If you want to volunteer your skills and/or stay at the monastery for some time, please see the Monastery’s volunteer page.
If you want to bring food (dana) to the monastery, or send some by post, please check the relevant pages on the Monastery’s own website.
Support individual monastics
If you want to support individual monastics with the 4 requisites, travel- or other insurance-expenses, you can donate using the Samita bank account here under and in the right sidebar and mention the name of the monastic and the purpose of the donation.
The Value of Giving
By Ven. Vimala
When I was a child growing up in the Netherlands, we had a traditional celebration called “Sinterklaas” on the 5th December each year. Legend has it that on this day, the evening before his birthday, Sinterklaas himself comes to every house and rewards good children with many presents. His only motivation for this gesture of generosity is simply because he loves to give more than anything else.
Several months before Sinterklaas, everyone in the family would come together to draw a name out of a hat. That was the name of the person you would have to make a creatively disguised gift for, with riddles and poems and sometimes a chase for clues around the house. The Dutch use the french word “surprise” for this special gift.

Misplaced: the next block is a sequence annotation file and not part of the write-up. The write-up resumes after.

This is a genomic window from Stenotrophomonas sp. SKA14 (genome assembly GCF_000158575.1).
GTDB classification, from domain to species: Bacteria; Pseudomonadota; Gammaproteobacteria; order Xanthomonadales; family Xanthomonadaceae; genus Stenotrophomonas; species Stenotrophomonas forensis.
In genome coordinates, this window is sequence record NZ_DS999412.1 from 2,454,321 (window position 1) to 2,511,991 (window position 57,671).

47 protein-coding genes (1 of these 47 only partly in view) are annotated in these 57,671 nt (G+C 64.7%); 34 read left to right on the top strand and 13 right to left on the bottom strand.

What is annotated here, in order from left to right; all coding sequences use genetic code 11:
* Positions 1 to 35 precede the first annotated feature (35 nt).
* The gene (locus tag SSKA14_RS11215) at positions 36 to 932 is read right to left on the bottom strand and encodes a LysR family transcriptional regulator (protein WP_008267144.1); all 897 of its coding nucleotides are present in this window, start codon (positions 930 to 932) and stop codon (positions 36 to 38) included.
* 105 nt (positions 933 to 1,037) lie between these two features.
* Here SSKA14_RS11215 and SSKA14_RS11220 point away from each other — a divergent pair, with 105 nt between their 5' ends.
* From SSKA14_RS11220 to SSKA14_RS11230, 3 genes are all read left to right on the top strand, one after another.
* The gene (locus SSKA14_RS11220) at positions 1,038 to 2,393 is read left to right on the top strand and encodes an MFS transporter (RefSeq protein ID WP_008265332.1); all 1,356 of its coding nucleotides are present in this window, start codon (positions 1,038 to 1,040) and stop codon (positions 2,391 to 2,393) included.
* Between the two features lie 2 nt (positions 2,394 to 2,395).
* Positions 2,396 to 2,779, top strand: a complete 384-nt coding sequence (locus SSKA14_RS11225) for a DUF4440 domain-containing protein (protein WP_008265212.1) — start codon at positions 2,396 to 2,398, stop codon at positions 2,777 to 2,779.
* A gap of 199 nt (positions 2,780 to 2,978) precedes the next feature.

As a child I loved spending lots of time planning an appropriate “surprise” and working out all the details. It was sheer joy to imagine the look on the person’s face when they would open it, read the poem, try to find all the little clues and gifts. It was the joy of giving. There was so much more joy in that than just unwrapping your own presents.
That annual tradition gave me a lesson I will never forget; the joy of generosity.
When I first ordained in a monastery near a poor village in Burma in 2008, I would go with the monks on almsround. As a nun, I was not allowed to carry a bowl myself, but it was an utter joy to see these very poor people come out of their bamboo huts, with little children and a huge smile on their face, so happy just to share a spoonful of their rice with the monks. Mothers would lift up small children so they too would be able to give some rice into the bowls. Despite the fact that they hardly had anything themselves, they understood that sharing the little they had would give a lot of joy.